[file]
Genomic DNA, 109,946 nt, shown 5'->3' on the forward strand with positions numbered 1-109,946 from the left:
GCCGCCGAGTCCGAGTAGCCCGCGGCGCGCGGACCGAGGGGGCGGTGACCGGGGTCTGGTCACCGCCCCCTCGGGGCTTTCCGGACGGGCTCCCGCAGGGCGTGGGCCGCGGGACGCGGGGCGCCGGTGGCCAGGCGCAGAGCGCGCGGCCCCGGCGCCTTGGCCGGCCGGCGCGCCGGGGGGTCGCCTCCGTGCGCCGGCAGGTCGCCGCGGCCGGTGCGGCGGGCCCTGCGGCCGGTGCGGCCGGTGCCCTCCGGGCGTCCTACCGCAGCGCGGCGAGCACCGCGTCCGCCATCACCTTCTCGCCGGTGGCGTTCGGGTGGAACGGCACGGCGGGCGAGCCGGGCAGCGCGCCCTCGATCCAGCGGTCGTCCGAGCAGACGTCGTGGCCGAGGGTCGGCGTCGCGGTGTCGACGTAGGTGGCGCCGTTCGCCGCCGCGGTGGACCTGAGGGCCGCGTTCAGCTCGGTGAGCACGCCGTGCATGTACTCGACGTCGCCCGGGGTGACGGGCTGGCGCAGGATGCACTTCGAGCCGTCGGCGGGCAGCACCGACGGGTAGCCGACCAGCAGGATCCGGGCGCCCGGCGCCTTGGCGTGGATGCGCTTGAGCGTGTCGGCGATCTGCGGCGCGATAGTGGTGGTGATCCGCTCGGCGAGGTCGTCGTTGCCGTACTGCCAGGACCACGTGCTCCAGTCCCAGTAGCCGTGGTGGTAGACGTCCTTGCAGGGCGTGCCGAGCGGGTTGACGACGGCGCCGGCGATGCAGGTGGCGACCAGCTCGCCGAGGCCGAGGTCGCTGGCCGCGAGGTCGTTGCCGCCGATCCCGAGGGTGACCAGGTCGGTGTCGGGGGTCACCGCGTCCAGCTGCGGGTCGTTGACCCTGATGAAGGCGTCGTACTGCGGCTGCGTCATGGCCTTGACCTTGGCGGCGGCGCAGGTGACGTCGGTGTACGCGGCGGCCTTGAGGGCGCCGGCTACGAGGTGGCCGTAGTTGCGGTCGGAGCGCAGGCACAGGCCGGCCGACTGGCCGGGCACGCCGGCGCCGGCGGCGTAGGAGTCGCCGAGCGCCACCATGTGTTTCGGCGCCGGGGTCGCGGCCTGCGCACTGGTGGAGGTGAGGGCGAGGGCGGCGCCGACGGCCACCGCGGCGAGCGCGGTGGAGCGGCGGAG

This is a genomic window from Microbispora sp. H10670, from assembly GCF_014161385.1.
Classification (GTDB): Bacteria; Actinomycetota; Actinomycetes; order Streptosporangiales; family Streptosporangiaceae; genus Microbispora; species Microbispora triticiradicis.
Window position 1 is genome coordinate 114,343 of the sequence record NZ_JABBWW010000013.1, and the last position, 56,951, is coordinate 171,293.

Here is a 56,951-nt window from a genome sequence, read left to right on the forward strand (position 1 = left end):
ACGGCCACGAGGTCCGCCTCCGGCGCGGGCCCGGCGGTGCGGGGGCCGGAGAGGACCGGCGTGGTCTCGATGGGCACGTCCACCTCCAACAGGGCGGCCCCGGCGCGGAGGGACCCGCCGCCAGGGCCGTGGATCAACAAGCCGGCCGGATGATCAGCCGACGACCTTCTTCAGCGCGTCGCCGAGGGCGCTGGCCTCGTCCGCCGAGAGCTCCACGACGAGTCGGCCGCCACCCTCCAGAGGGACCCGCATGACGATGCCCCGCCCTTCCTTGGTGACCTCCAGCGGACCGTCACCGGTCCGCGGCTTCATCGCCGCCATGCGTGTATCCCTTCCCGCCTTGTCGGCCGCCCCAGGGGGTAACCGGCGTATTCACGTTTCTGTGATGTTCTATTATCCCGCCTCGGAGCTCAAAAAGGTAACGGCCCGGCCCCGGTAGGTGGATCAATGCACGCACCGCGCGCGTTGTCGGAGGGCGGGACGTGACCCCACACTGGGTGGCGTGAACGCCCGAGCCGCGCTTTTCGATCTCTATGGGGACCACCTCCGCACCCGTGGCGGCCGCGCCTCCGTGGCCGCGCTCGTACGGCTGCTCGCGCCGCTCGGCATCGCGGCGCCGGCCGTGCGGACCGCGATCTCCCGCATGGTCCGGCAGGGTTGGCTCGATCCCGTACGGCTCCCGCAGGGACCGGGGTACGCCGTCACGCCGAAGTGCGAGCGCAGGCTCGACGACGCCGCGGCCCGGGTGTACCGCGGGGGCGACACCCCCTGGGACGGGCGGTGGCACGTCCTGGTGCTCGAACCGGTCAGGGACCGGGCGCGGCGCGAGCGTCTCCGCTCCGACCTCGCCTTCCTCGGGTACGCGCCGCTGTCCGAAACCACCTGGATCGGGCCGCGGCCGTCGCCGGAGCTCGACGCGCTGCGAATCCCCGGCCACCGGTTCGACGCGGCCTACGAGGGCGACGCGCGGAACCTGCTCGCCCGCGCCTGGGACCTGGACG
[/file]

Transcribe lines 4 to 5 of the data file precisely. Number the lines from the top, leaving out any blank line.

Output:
Classification (GTDB): Bacteria; Actinomycetota; Actinomycetes; order Streptosporangiales; family Streptosporangiaceae; genus Microbispora; species Microbispora triticiradicis.
Window position 1 is genome coordinate 114,343 of the sequence record NZ_JABBWW010000013.1, and the last position, 56,951, is coordinate 171,293.